Holly is a lovely wood. Pale and dense. This was harvested from a very special place and made into a ring whilst still green and alive. It is the same shade as ivory and has a similar ‘grain’. Chess pieces were made out of the wood as were were piano keys (black and white ones – it is easily dyed). It is thought to be unlucky to fell an entire holly tree but it is alright to coppice it. This ring was made from a male holly.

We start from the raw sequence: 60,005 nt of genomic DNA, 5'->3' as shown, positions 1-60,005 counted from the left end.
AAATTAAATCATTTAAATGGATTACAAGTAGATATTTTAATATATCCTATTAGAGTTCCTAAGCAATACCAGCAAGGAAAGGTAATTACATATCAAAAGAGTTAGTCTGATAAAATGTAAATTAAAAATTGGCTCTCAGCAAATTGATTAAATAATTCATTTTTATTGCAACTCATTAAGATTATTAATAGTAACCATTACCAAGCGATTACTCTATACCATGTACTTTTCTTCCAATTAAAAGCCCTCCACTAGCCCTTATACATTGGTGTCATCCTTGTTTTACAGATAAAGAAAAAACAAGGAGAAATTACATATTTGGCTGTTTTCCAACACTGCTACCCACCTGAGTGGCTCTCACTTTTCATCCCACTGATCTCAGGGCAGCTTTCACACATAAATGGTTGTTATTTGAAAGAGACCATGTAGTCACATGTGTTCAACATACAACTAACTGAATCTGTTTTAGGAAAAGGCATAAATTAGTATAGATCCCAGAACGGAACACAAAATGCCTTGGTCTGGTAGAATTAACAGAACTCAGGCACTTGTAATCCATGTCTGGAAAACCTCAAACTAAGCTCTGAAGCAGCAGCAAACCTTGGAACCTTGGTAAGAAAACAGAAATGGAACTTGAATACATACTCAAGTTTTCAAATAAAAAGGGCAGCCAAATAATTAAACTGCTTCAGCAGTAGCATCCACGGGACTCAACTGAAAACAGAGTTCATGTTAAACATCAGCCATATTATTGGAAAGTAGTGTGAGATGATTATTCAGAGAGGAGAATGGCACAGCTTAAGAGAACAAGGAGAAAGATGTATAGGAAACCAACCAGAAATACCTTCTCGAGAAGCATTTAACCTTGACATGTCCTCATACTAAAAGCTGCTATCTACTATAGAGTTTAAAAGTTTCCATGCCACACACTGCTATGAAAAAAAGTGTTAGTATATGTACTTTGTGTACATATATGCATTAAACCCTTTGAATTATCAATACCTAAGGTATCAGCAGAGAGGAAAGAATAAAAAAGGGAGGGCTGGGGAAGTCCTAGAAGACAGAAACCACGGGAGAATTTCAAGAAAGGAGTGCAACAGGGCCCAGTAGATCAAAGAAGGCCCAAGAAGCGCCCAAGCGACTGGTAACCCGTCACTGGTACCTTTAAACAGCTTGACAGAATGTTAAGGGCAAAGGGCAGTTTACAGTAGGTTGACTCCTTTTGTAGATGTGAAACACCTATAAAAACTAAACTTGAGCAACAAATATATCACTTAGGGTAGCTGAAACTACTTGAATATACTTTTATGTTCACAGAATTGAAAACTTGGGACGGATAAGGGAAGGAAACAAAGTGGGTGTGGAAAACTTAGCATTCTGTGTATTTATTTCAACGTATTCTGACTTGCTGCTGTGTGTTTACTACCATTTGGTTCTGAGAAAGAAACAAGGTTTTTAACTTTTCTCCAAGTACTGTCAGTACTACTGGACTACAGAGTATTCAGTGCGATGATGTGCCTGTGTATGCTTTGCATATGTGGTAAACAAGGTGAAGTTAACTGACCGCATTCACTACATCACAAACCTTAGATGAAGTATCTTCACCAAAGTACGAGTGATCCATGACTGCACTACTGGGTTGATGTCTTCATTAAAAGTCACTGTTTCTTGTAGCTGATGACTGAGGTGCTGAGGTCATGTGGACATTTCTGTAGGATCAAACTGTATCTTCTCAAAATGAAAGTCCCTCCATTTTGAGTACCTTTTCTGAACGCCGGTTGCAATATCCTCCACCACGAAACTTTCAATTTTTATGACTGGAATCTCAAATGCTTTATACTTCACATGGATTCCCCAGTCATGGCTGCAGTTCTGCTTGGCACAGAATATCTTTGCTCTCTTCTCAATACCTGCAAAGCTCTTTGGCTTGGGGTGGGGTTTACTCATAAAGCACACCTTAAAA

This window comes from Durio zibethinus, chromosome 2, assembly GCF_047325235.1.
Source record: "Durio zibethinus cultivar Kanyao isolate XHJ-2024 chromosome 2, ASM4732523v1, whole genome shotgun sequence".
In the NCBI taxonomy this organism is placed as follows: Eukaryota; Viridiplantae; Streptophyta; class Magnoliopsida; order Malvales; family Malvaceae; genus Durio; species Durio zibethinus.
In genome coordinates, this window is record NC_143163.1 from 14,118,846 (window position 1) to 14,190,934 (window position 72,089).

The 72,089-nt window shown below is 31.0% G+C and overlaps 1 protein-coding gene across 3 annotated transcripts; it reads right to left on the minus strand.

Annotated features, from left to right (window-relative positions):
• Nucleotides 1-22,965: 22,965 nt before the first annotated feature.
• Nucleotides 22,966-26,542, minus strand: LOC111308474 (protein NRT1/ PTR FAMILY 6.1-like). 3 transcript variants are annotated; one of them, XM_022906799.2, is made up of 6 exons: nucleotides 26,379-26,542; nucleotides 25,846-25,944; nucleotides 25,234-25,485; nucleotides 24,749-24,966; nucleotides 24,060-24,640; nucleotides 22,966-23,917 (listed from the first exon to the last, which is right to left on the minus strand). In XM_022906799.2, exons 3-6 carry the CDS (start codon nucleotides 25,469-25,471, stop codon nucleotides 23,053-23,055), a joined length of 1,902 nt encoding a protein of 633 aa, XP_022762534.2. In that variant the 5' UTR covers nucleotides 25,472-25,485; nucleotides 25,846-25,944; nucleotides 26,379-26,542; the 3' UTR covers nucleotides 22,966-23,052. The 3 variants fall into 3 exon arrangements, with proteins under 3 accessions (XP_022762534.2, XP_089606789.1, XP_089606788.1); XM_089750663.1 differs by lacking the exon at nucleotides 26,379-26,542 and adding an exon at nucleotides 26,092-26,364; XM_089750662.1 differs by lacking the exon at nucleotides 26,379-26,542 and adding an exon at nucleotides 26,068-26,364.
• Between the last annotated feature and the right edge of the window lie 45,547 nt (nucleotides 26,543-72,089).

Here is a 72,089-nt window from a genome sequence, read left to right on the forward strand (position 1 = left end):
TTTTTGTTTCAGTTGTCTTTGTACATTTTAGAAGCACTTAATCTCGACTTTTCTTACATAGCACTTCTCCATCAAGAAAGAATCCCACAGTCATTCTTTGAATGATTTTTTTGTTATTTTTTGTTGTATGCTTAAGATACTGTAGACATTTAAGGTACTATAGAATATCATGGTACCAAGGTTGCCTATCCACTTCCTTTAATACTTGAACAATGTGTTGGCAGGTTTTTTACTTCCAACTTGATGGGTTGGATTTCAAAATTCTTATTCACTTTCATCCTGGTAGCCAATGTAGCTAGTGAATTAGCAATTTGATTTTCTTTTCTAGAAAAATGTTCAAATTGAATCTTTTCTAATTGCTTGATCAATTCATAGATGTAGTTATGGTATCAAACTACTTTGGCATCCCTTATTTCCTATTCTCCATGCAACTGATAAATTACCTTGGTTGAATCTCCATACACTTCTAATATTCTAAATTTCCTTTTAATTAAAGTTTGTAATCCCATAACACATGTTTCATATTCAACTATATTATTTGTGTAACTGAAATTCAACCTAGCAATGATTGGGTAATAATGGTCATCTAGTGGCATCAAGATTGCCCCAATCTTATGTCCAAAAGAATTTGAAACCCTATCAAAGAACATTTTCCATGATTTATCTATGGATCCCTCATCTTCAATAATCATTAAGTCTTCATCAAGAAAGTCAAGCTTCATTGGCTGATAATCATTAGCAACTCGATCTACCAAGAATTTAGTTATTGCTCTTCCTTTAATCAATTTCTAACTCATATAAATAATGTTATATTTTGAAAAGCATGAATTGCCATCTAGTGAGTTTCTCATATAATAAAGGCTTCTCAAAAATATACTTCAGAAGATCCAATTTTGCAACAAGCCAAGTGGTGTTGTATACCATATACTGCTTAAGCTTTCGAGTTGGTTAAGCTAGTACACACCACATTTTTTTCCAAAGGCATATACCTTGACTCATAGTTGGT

In Celtic mythology the Holly King was said to rule over the half of the year from the summer to the winter solstice, at which time the Oak King defeated the Holly King to rule for the time until the summer solstice again. These two aspects of the Nature god were later incorporated into Mummers’ plays traditionally performed around Yuletide. The Holly King was depicted as a powerful giant of a man covered in holly leaves and branches, and wielding a holly bush as a club. He may well have been the same archetype on which the Green Knight of Arthurian legend was based, and to whose challenge Gawain rose during the Round Table’s Christmas celebrations. It is reputed that the tree gives protection and keeps people safe – warding off bad omen. Holly Water was spinkled onto infants to ward off evil and give them luck. In European mythology, holly was associated with thunder gods such as Thor. Holly trees were traditionally known for protection from lightning strikes.